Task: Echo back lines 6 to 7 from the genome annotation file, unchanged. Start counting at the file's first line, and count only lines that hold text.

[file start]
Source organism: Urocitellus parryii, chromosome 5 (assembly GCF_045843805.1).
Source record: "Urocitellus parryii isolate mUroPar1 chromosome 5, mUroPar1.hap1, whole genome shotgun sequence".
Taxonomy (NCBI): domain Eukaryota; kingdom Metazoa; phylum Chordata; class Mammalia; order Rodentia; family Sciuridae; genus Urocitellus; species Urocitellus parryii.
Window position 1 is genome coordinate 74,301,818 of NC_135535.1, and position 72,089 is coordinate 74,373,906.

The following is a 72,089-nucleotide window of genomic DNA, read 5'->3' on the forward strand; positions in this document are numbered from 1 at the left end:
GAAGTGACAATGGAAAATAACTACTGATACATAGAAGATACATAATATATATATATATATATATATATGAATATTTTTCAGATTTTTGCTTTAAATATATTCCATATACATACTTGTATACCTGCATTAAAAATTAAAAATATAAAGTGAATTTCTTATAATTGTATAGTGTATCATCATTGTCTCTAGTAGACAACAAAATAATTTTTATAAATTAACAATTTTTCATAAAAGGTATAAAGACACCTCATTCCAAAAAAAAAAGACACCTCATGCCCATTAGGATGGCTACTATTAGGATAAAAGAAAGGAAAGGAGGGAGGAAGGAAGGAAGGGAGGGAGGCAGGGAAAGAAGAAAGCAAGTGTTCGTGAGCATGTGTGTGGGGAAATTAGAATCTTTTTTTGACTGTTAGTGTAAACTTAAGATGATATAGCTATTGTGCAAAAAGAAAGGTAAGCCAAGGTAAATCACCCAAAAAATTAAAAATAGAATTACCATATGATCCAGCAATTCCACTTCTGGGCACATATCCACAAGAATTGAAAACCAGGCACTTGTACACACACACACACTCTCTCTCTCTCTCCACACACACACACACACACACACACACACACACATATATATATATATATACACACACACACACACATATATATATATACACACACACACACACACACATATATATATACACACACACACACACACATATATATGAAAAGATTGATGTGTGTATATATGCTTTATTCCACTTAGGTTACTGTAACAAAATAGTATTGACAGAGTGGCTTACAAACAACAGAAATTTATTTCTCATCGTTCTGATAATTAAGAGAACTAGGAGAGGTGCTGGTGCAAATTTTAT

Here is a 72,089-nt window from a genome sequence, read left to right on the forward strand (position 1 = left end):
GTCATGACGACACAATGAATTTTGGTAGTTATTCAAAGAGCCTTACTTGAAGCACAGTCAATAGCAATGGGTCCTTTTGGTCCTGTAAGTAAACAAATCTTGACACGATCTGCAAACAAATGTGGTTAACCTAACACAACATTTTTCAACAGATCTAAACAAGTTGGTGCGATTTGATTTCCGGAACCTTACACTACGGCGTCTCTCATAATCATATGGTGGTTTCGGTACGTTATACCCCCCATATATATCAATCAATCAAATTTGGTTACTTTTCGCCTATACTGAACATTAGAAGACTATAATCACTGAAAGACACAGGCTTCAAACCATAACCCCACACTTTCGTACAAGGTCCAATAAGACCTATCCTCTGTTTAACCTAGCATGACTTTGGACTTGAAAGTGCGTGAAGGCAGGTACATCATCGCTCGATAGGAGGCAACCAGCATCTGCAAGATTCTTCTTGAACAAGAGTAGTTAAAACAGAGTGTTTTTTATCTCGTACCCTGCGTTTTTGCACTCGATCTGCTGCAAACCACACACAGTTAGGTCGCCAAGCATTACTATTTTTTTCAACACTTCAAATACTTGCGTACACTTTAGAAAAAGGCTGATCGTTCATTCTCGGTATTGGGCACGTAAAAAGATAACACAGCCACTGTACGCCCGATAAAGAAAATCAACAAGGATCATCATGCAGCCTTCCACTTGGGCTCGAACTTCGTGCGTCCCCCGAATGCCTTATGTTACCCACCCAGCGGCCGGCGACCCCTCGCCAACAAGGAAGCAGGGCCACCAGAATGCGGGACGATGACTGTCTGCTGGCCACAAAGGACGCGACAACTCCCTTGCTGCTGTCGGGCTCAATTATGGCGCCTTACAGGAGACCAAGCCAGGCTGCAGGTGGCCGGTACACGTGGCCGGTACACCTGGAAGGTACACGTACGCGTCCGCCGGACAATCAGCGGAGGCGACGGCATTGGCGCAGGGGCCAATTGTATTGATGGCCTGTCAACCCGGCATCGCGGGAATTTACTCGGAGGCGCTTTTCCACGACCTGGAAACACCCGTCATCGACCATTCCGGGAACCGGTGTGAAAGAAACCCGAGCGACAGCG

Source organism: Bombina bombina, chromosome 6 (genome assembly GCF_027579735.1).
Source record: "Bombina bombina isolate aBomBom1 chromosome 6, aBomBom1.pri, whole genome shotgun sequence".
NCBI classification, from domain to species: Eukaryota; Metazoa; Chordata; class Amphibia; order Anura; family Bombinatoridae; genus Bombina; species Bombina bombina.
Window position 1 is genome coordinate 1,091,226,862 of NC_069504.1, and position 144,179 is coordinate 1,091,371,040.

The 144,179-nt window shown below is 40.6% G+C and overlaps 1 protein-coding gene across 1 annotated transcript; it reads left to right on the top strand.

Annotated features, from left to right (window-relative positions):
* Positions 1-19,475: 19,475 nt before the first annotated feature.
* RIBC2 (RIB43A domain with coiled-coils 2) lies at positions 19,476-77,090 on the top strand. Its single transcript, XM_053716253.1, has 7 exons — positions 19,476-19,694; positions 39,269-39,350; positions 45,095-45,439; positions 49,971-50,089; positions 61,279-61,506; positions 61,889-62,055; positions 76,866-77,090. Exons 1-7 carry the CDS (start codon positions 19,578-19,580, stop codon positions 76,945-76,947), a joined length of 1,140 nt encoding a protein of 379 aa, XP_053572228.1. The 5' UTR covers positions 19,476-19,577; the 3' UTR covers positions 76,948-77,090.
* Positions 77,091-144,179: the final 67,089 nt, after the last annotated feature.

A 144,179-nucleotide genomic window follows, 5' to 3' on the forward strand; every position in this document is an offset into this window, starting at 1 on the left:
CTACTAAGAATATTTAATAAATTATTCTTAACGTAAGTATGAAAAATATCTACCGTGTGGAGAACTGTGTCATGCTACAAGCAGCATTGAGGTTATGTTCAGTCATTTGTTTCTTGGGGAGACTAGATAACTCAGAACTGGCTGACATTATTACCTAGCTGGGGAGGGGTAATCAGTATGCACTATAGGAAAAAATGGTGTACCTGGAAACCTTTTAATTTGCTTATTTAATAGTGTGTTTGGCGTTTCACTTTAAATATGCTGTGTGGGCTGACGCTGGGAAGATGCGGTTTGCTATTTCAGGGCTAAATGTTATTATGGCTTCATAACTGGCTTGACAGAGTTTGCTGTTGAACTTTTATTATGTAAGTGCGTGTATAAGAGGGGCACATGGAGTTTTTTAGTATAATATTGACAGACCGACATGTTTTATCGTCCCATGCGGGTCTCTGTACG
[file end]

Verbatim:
GAAGTGACAATGGAAAATAACTACTGATACATAGAAGATACATAATATATATATATATATATATATATGAATATTTTTCAGATTTTTGCTTTAAATATATTCCATATACATACTTGTATACCTGCATTAAAAATTAAAAATATAAAGTGAATTTCTTATAATTGTATAGTGTATCATCATTGTCTCTAGTAGACAACAAAATAATTTTTATAAATTAACAATTTTTCATAAAAGGTATAAAGACACCTCATTCCAAAAAAAAAAGACACCTCATGCCCATTAGGATGGCTACTATTAGGATAAAAGAAAGGAAAGGAGGGAGGAAGGAAGGAAGGGAGGGAGGCAGGGAAAGAAGAAAGCAAGTGTTCGTGAGCATGTGTGTGGGGAAATTAGAATCTTTTTTTGACTGTTAGTGTAAACTTAAGATGATATAGCTATTGTGCAAAAAGAAAGGTAAGCCAAGGTAAATCACCCAAAAAATTAAAAATAGAATTACCATATGATCCAGCAATTCCACTTCTGGGCACATATCCACAAGAATTGAAAACCAGGCACTTGTACACACACACACACTCTCTCTCTCTCTCCACACACACACACACACACACACACACACACACATATATATATATATATACACACACACACACACATATATATATATACACACACACACACACACACATATATATATACACACACACACACACACATATATATGAAAAGATTGATGTGTGTATATATGCTTTATTCCACTTAGGTTACTGTAACAAAATAGTATTGACAGAGTGGCTTACAAACAACAGAAATTTATTTCTCATCGTTCTGATAATTAAGAGAACTAGGAGAGGTGCTGGTGCAAATTTTAT

Here is a 72,089-nt window from a genome sequence, read left to right on the forward strand (position 1 = left end):